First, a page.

We note at the outset that we need not enter the thicket of questions concerning the effects on federal consent decrees of subsequent changes in relevant state or local law; cf. System Federation No. 91 v. Wright, 364 U.S. 642, 81 S.Ct. 368, 5 L.Ed.2d 349 (1961) (discussing propriety of modifying consent decree in response to change in federal law on which original decree was premised); Fortin v. Commissioner of Massachusetts Department of Public Welfare, 692 F.2d 790, 799 (1st Cir.1982) (same); for, the district court has interpreted this decree as itself requiring modification of its terms to conform to relevant, Charter-provided changes in Diamond's employment status. This interpretation is correct for two reasons. First, as the district court found, the consent order was intended to shield Diamond "against wrongful actions by city officials and not to immunize him from the adverse effects of a legitimate change in the terms of employment." Opinion and Order at 7. There was thus little basis in the decree's history to interpret it as seeking to override relevant Charter-made changes in local law.

Second, the Charter was enacted by the voters of Providence. And we very much doubt that, in the circumstances of this case, the decree could bind them. The decree's injunctive provisions bind "the parties to the action, their officers, agents, servants, employees, and attorneys, and ... those persons in active concert or participation with them who receive actual notice of the order." Fed.R.Civ.P. 65(d); see, e.g., Chase National Bank v. City of Norwalk, 291 U.S. 431, 436-37, 54 S.Ct. 475, 477-78, 78 L.Ed. 894 (1934); G. & C. Merriam Co. v. Webster Dictionary Co., Inc., 639 F.2d 29, 34-35 (1st Cir.1980) (quotingAlemite Manufacturing Corp. v. Staff, 42 F.2d 832, 832-33 (2d Cir.1930) (L. Hand, J.)); United States v. Wilhelm Reich Foundation, 17 F.R.D. 96, 101 (D.Me.1954), aff'd mem. sub nom. Baker v. United States, 221 F.2d 957 (1st Cir.), cert. denied, 350 U.S. 842, 76 S.Ct. 82, 100 L.Ed. 750 (1955). The voters here would not seem to fit within any of these categories. Moreover, the decree in effect simply requires the Board to adopt relevant, job-protective rules and regulations and to administer them independently. It does not purport to bar the voters from, for example, abolishing the job of Superintendent or imposing an absolute fixed term of years upon an incumbent's right to hold it. There is no...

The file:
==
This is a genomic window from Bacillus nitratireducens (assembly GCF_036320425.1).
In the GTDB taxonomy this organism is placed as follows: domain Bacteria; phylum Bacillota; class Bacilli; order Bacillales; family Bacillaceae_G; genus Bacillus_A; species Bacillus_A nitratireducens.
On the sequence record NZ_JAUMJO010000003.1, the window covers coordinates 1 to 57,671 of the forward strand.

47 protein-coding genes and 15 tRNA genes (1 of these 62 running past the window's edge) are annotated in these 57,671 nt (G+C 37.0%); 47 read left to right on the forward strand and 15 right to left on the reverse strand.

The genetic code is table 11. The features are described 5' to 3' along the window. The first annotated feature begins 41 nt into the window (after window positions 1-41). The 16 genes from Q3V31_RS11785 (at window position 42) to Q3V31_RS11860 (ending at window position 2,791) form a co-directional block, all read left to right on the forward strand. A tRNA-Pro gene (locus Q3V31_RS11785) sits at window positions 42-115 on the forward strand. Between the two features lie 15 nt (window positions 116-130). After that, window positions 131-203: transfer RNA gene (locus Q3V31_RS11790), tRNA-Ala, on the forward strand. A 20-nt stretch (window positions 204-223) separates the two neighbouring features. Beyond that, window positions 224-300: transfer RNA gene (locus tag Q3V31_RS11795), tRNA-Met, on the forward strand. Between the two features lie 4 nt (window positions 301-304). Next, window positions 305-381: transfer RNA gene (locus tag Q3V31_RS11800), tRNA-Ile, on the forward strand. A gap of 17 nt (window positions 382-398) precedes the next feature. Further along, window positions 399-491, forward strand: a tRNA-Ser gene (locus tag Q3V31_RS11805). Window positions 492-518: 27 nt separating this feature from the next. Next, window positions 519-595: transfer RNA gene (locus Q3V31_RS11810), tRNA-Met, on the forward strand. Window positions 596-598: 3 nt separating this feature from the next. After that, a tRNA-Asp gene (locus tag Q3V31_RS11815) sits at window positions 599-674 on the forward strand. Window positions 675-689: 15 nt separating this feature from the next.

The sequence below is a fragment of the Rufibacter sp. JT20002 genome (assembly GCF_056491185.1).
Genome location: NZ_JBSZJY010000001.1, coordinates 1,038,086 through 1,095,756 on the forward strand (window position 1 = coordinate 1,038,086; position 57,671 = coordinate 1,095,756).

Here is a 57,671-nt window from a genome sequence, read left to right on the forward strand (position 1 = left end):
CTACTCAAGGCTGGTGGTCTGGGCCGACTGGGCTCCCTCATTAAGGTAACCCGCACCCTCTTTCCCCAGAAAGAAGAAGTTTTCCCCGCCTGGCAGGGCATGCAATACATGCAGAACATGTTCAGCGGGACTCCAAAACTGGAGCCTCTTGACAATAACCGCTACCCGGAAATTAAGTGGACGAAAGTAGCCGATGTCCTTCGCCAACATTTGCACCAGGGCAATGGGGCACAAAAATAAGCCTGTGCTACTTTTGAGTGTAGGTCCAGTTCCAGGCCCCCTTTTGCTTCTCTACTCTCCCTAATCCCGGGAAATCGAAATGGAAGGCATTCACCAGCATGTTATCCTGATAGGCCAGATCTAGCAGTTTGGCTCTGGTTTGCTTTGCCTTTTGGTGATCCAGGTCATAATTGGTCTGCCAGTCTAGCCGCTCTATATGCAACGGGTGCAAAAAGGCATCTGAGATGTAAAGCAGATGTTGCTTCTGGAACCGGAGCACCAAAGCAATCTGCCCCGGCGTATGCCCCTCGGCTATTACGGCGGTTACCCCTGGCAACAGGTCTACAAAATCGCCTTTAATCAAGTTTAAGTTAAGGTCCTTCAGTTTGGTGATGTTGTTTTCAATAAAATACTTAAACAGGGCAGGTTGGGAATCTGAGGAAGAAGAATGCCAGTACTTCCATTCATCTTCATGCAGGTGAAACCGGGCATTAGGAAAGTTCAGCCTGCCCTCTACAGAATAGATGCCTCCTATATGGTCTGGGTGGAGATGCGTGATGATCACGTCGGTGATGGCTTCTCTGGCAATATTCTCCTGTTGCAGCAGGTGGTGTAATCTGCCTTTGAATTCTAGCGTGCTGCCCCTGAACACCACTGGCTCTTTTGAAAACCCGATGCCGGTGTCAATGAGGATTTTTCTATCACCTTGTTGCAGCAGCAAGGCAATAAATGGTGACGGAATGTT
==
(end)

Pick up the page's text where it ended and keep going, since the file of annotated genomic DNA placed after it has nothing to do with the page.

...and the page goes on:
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  • Hartman v. City of Providence
    • United States
    • U.S. District Court — District of Rhode Island
    • June 5, 1986
    ...own right. Soon after taking office, the newly-constituted Board, as it was permitted to do under the freshly minted Charter (see Diamond v. Bucci, supra), declared the Superintendent's office to be vacant. Diamond was retained betimes as acting superintendent and a search to find a Superin......